(Glad to see that ad-infested malware distribution site Forbes.Com is top of 
the list.  --rick)

Google reveals sites with ‘failing’ ads, including Forbes, LA Times

August 8, 2017 by Lucia Moses


Publishers that have fretted about Google’s plans to unleash an ad-blocking 
version of Chrome in 2018 can now see if their own sites’ ads will be blocked 
by the tech giant.

On June 1, Google rolled out its Ad Experience Report, a tool it’s using to 
evaluate and score websites based on their ad creative and design. It provides 
screenshots and videos of ads that have been identified as annoying to users, 
such as pop-ups and autoplaying video ads with sound, and “prestitial” ads with 
countdown timers.

So far, Google has identified about 700 sites as warranting corrective action 
out of around 100,000 sites it’s reviewed so far. Half of the roughly 700 got a 
“failing” status and the other half a “warning.” Pop-ups were the most common 
problem Google found, accounting for 96 percent of violations on desktop and 54 
percent on mobile.

Most of these sites are out of the mainstream, such as entertainment sites 
checkthesevideos.com and full-serie.biz. But a couple dozen are a who’s who of 
traditional media. Those listed as failing include Forbes; Tronc-owned Orlando 
Sentinel, Sun-Sentinel and Los Angeles Times; Bauer Xcel Media’s Life & Style 
and In Touch Weekly; The Wrap; Chicago Sun-Times; Tribune Broadcasting’s Fox 13 
Now; and Sporting News.

A similar number of mainstream sites got warnings. They included Kiplinger, 
Gizmodo Media Group’s Lifehacker, The Jerusalem Post, The San Diego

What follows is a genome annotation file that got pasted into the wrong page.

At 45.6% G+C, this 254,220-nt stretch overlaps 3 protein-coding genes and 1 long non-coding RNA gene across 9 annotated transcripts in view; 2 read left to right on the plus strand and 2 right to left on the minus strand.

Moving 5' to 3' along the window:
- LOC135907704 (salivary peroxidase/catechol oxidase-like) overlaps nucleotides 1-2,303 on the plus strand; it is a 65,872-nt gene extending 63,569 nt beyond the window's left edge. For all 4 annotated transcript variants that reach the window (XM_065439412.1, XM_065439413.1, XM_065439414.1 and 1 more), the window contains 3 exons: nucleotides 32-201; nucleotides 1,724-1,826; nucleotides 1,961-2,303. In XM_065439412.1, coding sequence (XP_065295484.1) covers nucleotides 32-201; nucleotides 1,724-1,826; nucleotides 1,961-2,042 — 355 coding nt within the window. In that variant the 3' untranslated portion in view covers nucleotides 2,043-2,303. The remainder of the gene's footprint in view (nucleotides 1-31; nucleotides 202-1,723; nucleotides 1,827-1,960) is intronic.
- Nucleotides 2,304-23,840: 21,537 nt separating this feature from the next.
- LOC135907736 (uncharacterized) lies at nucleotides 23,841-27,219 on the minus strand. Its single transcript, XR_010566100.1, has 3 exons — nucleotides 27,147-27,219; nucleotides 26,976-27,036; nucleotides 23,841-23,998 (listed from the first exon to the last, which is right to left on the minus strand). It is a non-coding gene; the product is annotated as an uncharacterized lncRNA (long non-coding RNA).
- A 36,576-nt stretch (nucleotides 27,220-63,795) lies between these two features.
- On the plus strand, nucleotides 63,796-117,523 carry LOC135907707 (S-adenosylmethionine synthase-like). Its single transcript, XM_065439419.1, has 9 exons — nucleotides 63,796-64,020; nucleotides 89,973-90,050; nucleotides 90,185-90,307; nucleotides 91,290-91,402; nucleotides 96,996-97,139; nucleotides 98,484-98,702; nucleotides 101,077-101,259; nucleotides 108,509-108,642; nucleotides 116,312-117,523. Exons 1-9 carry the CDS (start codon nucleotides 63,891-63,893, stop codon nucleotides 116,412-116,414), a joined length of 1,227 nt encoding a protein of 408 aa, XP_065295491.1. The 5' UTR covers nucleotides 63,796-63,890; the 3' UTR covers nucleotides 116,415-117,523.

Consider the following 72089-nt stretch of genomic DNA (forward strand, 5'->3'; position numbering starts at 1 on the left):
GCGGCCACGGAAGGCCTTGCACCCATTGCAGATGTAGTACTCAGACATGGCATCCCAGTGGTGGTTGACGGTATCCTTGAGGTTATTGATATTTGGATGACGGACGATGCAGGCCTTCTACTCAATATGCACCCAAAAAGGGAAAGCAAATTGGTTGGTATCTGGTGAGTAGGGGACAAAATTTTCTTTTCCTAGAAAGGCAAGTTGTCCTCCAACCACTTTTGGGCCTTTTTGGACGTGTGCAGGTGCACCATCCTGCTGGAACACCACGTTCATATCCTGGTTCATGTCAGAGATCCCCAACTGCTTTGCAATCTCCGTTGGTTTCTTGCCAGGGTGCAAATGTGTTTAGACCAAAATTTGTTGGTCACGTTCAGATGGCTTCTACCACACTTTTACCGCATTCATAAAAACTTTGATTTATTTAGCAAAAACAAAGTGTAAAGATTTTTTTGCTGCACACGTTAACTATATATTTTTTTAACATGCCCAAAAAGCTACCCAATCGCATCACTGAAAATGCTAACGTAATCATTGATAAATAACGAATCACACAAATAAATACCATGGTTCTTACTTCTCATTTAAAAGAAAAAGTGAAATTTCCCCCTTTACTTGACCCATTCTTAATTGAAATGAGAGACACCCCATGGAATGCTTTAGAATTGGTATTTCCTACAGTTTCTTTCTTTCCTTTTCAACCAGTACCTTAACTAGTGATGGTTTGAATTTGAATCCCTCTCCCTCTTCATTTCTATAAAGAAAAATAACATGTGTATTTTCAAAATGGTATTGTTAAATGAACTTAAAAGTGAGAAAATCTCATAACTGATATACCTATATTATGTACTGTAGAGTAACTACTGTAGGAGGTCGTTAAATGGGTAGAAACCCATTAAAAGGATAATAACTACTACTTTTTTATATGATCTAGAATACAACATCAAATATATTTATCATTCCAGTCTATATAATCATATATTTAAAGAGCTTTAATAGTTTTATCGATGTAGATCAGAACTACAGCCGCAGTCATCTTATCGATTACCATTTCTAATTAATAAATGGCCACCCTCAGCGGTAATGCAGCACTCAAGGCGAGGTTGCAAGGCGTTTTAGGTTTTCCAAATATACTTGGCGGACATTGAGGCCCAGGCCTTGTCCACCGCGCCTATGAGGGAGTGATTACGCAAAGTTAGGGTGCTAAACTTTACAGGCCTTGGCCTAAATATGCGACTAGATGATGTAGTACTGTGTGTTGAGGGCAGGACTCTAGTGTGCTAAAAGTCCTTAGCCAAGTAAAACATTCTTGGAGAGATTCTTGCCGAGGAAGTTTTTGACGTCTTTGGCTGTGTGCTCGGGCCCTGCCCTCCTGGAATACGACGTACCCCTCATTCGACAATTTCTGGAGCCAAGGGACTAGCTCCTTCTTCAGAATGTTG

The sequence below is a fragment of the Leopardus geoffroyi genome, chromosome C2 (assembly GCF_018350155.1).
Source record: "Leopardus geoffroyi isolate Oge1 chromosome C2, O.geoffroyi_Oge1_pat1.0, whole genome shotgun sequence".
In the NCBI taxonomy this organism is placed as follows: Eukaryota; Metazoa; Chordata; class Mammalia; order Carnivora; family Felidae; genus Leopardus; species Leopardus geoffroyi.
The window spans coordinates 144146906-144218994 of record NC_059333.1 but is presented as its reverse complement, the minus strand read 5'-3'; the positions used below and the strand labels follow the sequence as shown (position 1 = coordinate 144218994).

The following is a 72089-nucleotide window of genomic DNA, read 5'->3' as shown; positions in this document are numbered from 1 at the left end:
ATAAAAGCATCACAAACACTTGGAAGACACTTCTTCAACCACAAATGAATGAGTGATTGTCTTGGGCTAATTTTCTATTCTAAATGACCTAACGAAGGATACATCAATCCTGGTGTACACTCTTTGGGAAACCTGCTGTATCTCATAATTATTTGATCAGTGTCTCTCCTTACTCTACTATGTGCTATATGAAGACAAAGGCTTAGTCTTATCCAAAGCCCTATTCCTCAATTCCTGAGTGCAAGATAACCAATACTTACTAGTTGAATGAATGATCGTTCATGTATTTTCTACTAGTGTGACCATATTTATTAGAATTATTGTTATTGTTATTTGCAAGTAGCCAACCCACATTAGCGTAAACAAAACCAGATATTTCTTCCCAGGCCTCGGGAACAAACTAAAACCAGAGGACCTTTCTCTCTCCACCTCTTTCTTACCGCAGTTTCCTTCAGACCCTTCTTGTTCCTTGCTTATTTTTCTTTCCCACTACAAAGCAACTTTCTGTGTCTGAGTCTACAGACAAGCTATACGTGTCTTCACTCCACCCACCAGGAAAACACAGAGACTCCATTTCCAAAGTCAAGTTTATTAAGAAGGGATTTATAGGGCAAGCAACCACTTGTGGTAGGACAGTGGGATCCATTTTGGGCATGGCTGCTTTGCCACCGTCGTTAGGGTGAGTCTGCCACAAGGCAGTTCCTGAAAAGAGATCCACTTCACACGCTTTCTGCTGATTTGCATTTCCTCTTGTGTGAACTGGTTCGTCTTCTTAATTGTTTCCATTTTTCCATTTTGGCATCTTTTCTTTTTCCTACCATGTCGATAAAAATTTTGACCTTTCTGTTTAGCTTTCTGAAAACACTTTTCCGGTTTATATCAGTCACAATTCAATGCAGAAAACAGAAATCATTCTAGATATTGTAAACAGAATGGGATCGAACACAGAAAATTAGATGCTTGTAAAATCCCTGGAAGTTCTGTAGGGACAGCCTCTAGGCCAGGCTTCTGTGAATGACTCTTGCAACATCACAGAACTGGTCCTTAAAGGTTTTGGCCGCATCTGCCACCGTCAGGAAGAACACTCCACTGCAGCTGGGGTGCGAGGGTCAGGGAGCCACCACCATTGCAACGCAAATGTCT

Union-Tribune, Cox Media Group’s WSB-TV in Atlanta, Tronc’s Baltimore Sun and 
Chicago Tribune, The Christian Science Monitor, the U.K. Independent, The Daily 
Caller, Reader’s Digest, All You, Smithsonian, New York Daily News, Salt Lake 
Tribune and CBS News.

Google underscored that it hasn’t hashed out all the enforcement details yet. 
One aspect of the plan that may raise alarms with publishers is that Google 
hasn’t ruled out filtering all of a failing site’s ads — not just the offending 
ads. Google also didn’t specify what exactly would lead a site to be labeled 
“failing.” It said “warning” would apply to publishers with “two or more 
violations” but that these sites wouldn’t be blocked.

Once the new version of Chrome with the ad filter launches next year, Google 
said it would pull ads from failing publishers’ sites if they don’t fix the 
violations within 30 days. Google is using the Better Ads Standards set by the 
Coalition for Better Ads, an alliance of heavy-hitters in advertising and media 
such as Unilever, GroupM and The Washington Post that was formed to clean up 
digital advertising. Google is a founding member of the coalition.

The tool is meant to give publishers a way to fix their sites well before 
Google launches its Chrome ad blocker and to give advertisers and their 
representatives a way to avoid having their ads run on sites that have a poor 
user experience. Google also said publishers can use the tool to request a new 
review after they fix their sites and report if they think they were unfairly 
identified as having violations.

Along with Google’s ad blocker news, Apple recently said it would update its 
Safari browser to block video ads that autoplay and stop ad tracking. The